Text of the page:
Mechanical Pocket Watches
These mechanical pocket watches, as the name implies, are powered entirely by mechanics, in this case by a spring (called a ‘main spring’). This provides the ‘fuel’ for the watch. The energy of the spring is very carefully regulated by a fine mechanism to produce a movement equal to seconds.
When in its ‘normal’ position, the stem of the watch acts as the ‘key’ to wind the mechanical pocket watch. It should be rotated clockwise between thumb and forefinger a number of times to wind the main spring. Do this winding process fairly gently and with care. At some point the stem will become a little more difficult to turn and then finally stop. At this point you must stop winding.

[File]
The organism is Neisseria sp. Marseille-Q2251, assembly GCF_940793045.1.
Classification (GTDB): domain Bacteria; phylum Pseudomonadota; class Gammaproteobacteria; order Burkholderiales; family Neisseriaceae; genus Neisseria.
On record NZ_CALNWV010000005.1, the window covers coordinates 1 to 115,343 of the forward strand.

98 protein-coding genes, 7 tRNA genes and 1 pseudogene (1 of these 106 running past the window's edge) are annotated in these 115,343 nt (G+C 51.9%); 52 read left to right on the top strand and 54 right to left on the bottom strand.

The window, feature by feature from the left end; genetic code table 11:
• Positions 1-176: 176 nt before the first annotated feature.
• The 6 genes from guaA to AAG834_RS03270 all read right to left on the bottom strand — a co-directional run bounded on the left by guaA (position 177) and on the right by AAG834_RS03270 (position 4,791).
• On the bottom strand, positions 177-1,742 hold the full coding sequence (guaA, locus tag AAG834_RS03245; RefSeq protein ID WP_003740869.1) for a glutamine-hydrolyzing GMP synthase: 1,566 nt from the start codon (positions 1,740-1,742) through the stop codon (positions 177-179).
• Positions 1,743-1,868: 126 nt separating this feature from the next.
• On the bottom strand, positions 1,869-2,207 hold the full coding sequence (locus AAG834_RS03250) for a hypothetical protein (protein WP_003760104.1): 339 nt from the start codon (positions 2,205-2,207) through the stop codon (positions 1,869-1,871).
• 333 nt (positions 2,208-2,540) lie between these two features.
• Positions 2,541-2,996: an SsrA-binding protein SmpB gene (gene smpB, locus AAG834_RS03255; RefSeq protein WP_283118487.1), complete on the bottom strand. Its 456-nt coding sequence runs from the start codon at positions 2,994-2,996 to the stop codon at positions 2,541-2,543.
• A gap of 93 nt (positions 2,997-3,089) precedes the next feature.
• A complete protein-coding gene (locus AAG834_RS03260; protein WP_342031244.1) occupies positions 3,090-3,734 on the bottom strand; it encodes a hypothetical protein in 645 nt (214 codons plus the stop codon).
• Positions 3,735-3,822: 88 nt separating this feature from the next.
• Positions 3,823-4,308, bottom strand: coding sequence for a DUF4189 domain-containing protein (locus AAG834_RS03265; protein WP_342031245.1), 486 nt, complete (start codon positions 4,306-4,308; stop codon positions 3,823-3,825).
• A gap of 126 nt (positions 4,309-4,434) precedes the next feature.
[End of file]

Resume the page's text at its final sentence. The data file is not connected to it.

The spring will now be fully wound and trying to force it any further will only lock up the mechanism. If this happens the help of a watchmaker will be needed to rectify the problem.
During winding it will be very obvious when your watch is fully wound, so don’t worry; they are designed to prevent over winding.
Setting the time
In order to set the time, pull the stem of the watch carefully away from the main body until you hear a gentle click. The hands of the watch now move as the stem is rotated and the correct time can be set. Generally, it is recom- mended that you do this by turning the hands clockwise.
When fine-tuning the time, you may move the position of the hands for- wards or backwards, but if moving the time many hours proceed clockwise.
Depending on your watch, the stem may have a variety of other uses. Moving the stem to another position will allow you to set the correct date, or to set a secondary display for another ‘time zone’. Once complete, push the stem back into it normal position.
Your mechanical pocket watch is now ready for use. The length of time between ‘re- winds’ will vary from model to model, but it will not be long before you get to know the requirements of your own personal pocket watch.